Wayne Eagling’s Remembrance, created in 2018 for New English Ballet Theatre, is a little gem. Set in 1918 during the Great War, it is loosely based on the life of Marie Rambert, who fell in love and married the playwright Ashley Dukes. Eagling explains in a short interview post recording, that he wanted it to be about both the men being sent off to war and the people who were left behind. He chose Handel’s Ode for St Cecilia’s Day, beautifully arranged by Greg Billingsley (who was also responsible for the original concept) and sung by the Alsfelder Vocal Ensemble. Extraordinarily effective set designs and projections by Nina Kobiashvili, costumes by April Dalton and lighting by Andrew Ellis make this a collaboration that works on all fronts, not least because the dancers are so well cast.
The ballet opens with the marriage of Rambert (Alessia Lugoboni) and Dukes (Alexander Nuttall) then moves retrospectively to their initial meetings and a class at the studios of Serafina Astafieva (Christina Gibbs). This is delightfully reminiscent of Bournonville’s Le Conservatoire, a fly on the wall glimpse of a daily class that looks straightforward enough, but is actually very challenging. The company tackles it all with grace and assurance. A fluid and touching duet for Lugoboni and Nuttall follows. Nuttall has a reputation for being a ‘dream’ partner and it quickly becomes obvious why. His approach consists of three main traits – complete devotion and focus on his partner; make every lift look effortless; tell the story through physical and facial expression. He also happens to be a very good dancer. Paired with Lugoboni, her fragility and sincerity next to his protective demeanour make all the pas de deux particularly poignant.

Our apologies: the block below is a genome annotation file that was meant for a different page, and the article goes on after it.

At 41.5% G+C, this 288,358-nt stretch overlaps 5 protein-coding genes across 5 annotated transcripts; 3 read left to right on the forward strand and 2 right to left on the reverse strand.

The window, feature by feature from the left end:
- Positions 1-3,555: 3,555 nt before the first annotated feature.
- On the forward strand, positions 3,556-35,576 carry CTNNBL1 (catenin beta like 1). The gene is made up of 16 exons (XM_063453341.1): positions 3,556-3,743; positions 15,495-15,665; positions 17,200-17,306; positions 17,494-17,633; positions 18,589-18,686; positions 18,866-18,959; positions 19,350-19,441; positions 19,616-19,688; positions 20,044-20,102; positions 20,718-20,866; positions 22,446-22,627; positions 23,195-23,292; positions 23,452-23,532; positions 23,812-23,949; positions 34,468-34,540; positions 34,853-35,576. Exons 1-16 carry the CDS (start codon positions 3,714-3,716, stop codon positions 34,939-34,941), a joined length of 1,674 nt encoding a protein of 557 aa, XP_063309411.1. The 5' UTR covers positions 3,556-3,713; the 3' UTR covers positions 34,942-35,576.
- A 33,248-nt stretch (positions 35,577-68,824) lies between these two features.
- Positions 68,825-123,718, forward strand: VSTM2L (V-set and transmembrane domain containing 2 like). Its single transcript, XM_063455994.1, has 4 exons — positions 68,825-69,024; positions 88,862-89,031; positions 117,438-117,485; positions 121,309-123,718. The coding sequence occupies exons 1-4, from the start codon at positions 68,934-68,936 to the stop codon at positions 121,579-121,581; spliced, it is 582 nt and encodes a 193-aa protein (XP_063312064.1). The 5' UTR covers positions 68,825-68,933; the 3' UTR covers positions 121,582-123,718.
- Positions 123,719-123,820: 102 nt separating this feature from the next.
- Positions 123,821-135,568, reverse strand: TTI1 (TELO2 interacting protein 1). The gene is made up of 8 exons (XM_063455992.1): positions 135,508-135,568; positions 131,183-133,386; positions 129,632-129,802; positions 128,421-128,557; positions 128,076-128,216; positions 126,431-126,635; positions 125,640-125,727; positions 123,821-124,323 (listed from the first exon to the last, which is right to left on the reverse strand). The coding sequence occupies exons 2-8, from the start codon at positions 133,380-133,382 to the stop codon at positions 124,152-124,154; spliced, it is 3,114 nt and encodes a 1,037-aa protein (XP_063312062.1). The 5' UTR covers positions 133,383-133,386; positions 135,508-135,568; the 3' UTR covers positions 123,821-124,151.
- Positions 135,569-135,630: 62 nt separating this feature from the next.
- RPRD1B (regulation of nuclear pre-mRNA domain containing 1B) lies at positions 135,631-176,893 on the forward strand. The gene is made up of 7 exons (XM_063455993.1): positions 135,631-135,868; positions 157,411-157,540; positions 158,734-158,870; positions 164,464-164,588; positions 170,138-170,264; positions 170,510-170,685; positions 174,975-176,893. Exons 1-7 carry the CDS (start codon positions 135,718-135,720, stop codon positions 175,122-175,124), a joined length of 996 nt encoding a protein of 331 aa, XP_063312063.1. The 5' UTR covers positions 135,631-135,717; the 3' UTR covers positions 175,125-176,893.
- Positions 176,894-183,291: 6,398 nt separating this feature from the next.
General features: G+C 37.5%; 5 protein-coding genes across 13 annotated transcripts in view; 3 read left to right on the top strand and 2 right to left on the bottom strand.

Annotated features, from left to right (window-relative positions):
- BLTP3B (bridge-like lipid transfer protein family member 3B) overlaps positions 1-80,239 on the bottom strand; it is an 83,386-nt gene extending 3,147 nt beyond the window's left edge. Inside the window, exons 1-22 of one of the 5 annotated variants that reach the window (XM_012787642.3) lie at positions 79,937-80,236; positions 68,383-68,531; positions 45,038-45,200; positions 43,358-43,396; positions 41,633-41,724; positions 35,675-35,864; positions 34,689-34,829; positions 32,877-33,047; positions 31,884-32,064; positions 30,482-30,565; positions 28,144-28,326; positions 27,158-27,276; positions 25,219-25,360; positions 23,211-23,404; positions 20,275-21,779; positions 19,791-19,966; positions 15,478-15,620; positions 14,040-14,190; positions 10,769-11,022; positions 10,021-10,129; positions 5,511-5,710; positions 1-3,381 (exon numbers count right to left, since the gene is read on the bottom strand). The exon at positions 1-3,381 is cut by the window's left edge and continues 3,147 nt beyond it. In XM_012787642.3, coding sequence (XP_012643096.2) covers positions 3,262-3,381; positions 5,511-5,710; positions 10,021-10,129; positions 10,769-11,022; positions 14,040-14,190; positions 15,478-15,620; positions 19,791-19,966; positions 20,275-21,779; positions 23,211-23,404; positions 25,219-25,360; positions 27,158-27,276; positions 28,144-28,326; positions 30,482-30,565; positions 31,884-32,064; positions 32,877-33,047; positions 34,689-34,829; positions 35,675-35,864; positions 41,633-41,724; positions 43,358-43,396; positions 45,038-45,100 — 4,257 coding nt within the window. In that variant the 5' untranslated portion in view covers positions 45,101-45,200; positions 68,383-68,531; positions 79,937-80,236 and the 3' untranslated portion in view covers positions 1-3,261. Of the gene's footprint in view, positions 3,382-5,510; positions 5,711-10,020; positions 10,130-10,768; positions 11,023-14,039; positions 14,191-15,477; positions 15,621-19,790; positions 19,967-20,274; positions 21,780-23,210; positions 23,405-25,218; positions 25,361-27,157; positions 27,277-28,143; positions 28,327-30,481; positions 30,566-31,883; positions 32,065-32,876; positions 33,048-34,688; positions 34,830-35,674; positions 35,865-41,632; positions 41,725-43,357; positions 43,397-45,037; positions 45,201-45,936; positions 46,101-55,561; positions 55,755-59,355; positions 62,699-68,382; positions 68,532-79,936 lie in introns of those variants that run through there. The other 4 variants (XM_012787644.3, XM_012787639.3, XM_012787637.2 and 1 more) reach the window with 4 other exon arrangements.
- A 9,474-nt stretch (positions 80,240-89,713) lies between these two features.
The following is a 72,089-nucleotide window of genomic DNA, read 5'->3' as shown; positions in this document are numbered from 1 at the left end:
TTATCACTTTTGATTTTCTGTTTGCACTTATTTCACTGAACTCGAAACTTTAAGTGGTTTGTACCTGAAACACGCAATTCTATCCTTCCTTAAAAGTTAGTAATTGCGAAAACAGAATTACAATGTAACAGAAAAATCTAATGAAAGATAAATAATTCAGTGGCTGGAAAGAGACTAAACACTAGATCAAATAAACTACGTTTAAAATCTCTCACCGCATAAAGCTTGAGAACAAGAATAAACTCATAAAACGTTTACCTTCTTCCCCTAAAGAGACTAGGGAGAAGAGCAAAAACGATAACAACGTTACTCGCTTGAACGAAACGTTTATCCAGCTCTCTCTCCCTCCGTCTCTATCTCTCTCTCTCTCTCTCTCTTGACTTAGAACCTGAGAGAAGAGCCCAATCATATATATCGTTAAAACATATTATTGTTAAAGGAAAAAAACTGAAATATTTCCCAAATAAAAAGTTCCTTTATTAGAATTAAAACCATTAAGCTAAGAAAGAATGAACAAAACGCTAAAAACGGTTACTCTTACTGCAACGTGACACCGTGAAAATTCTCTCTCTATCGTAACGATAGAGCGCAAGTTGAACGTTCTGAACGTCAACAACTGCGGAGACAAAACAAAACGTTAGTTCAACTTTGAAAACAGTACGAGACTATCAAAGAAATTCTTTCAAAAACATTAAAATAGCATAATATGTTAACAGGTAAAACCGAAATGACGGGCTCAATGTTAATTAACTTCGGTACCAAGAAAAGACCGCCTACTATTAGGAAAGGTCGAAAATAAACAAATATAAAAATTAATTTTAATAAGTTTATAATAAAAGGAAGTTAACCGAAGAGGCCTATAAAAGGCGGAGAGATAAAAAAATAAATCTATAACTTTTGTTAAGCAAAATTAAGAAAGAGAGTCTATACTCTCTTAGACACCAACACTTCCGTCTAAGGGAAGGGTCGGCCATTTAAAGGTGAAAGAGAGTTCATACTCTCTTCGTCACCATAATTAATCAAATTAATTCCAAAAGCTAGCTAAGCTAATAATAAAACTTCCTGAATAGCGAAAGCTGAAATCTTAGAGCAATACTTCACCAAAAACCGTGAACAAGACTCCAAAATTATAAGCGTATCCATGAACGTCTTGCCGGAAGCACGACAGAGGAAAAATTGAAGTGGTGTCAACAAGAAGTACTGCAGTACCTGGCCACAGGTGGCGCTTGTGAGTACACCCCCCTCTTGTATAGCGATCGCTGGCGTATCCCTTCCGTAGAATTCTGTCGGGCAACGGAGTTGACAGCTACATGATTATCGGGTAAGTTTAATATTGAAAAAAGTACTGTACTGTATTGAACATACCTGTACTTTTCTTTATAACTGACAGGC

There are partings, longings and men on the fields of the Somme. Passages of choreography utilising musical canon work superbly well, especially for the soldiers. Lugoboni, on stage for much of the piece, holds her own. In a long, yearning solo where she imagines her lover, her stamina and investment in her character never desert her.
The subject is of course, serious (and historically true) but the simplicity with which Eagling has constructed the work with unambiguous storytelling makes it very appealing and inclusive. It is not just about one couple, but about a set of communities who come together in times of suffering. Karen Pilkington-Miksa, who is the founding artistic director of New English Ballet Theatre, has always had a good eye for seeking out young talent and giving them opportunities. I cannot imagine what a tough year she, her team and her dancers have had (along with everyone in the arts) but it is wholly admirable to release this film, to persevere against the odds, ultimately giving us what audiences want – to be moved, to feel genuine empathy, to be transported into a different world or time. In addition to the recorded performance and a short documentary film about the making of the ballet, Aidan Dun, a published poet and grandson of Marie Rambert and Ashley Dukes, recites a poem especially written for the premiere of Remembrance. It is all well worth watching.
Available at https://www.youtube.com/c/NewEnglishBalletTheatre free-to-view until December 15th 2020
By Deborah Weiss